One of the big stories doing the rounds last week concerned the cancellation of Groundswell Festival, which had been due to take place in the French surfing town of Hossegor last weekend. When the main investor pulled out at the last minute, the festival was cancelled. The festival organisers had expected 15,000 festival goers to pass through their gates but with only 4,000 tickets sold it meant the festival joined over 30 British festivals that also fell by the wayside this summer. That caused a pretty huge stir throughout the industry, and left a lot of punters and artists who’d travelled a long way to the festival pretty frustrated.
These words come straight from the press release issued by event organisers, Allez – Oop: “Without the support of our investor the financial damage to all the suppliers working on Groundswell would have been much greater after the event than if we stopped now.” Read the whole press release here.
And that would have been that, another familiar story of festival disappointment, if it hadn’t been for the efforts of a small bunch of guys from the Hossegor area, and a handful of artists from the Groundswell line-up. This crew got together to put on a show that meant those 4,000-odd suddenly ticketless festival goers didn’t travel all the way for nothing.
Donavon Frankenreiter, Ben Howard, Mat McHugh and Rich Thomas were four of the artists who stayed to entertain the crowd at the newly named ‘For The Love’ festival which took place in the Salles de Bourdaines, a large hall near to a bar called Le Surfing. Woodie Bouma runs Le Surfing and we had a chat with Woodie who co-organised ‘For The Love’ to try and re-coup some of the money local businesses and the artists had lost: “It was really one of those ‘one drop sent the ripples sailing’ kind of things…there was so much positive energy from people to make this happen…it’s amazing!”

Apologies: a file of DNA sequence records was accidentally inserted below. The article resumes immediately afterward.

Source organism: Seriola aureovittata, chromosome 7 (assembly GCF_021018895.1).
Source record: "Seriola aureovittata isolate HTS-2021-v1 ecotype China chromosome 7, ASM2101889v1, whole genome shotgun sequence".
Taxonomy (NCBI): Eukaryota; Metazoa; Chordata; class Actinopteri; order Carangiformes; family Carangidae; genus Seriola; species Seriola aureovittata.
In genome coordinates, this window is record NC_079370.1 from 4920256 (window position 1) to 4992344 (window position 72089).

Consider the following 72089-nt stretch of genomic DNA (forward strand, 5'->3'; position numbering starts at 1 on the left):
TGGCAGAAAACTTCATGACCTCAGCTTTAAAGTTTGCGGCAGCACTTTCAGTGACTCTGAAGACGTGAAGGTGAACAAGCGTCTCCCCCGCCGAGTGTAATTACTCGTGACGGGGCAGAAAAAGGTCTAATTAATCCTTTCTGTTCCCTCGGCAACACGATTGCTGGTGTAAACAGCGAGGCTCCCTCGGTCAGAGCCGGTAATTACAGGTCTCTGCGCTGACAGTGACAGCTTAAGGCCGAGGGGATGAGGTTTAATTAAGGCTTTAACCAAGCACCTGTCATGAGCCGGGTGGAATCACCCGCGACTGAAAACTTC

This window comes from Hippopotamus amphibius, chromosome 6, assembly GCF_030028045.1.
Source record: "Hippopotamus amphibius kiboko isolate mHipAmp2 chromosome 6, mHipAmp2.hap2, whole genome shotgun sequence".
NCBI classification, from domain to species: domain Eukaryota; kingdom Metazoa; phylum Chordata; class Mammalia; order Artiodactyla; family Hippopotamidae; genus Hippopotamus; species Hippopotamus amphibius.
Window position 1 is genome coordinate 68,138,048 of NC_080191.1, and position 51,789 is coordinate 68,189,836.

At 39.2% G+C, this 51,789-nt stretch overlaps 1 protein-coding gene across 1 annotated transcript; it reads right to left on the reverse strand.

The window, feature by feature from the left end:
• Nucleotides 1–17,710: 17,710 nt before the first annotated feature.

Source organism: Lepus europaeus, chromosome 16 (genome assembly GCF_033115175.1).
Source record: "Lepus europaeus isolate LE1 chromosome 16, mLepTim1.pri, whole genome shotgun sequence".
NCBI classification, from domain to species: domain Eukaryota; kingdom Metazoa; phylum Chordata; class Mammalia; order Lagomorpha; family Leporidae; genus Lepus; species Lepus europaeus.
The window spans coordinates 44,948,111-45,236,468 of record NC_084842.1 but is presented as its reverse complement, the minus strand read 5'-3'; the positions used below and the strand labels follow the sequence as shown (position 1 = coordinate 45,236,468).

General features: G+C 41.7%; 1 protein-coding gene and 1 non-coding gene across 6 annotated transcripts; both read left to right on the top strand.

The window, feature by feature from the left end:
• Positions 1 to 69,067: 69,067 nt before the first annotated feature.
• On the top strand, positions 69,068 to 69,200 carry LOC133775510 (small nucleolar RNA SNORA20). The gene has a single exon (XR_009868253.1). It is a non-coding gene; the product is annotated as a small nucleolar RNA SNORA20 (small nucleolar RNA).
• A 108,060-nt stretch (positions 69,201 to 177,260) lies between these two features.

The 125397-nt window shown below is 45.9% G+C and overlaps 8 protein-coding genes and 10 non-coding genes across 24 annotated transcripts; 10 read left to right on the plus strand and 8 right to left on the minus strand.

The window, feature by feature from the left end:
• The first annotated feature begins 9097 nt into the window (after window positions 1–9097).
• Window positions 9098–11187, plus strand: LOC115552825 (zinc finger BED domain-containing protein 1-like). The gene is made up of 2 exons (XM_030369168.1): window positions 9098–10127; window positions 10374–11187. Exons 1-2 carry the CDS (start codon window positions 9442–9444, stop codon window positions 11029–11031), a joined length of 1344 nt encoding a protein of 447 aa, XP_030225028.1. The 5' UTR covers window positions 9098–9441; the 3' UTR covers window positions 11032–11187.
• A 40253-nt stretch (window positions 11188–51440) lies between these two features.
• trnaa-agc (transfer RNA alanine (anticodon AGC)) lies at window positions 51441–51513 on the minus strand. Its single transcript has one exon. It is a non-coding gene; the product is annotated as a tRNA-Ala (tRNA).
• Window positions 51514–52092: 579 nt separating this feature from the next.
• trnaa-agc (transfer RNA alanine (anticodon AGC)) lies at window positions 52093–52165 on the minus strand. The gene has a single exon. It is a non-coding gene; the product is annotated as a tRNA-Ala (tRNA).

Ben Howard, one of the artists, has become an integral part of the surf scene in the last couple of years, thanks largely to his track, Cloud 9, which was the title track in Kelly Slater’s film of the same name. Ben’s manager and close friend Owain Davies helped Woodie put the festival together and he took a minute out to tell us about his hectic week.
“Everything started to fall together after a lot of hard work, and with Woodie and his army it was always going to happen. We had 1400 people come through the doors, and while I was busy organising everything, Ben had the best surf he’s ever had in France.”
As mentioned before, the Groundswell festival hasn’t been the only festival casualty of the summer, with over 30 British festivals also having the plug pulled on them. It’s believed the reason behind the decline in the festival scene is down to an over-saturation of the market, meaning that people just simply have too many to choose from. With smaller festivals not managing to sell their minimum quota of tickets they’re forced into cancelling the show. It’s not only smaller festivals feeling the pinch either. Bigger festivals are opening their doors, but to smaller crowds than in previous years. Read this Guardian story to get a bigger picture of the state of the British festival industry.
After chatting with a few of the locals, it sounds as though for once this familiar bad-taste-in-mouth festival cancellation story had a happy ending, with ‘For The Love’ going down swimmingly with all those die-hard surf music fans who hung around for the weekend. When we first heard about the impromptu gig being put on in place of the festival, we pictured a small venue, possibly even a bar. So, when we got the pictures through from the festival we were blown away by what a good effort the lads down in Hossegor made to go ahead with this festival and for this we truly doff our caps to them.
Groundswell’s mission statement was to put on a festival that would “celebrate the very essence of surf lifestlye”. For whatever reason, they didn’t manage to pull this off. So there’s something a little heartwarming about the fact that a last-minute crew, fired by that very surfing culture the original festival sought to celebrate, did manage to pull something like this off.
Cheers to Tom Greenhill for the images.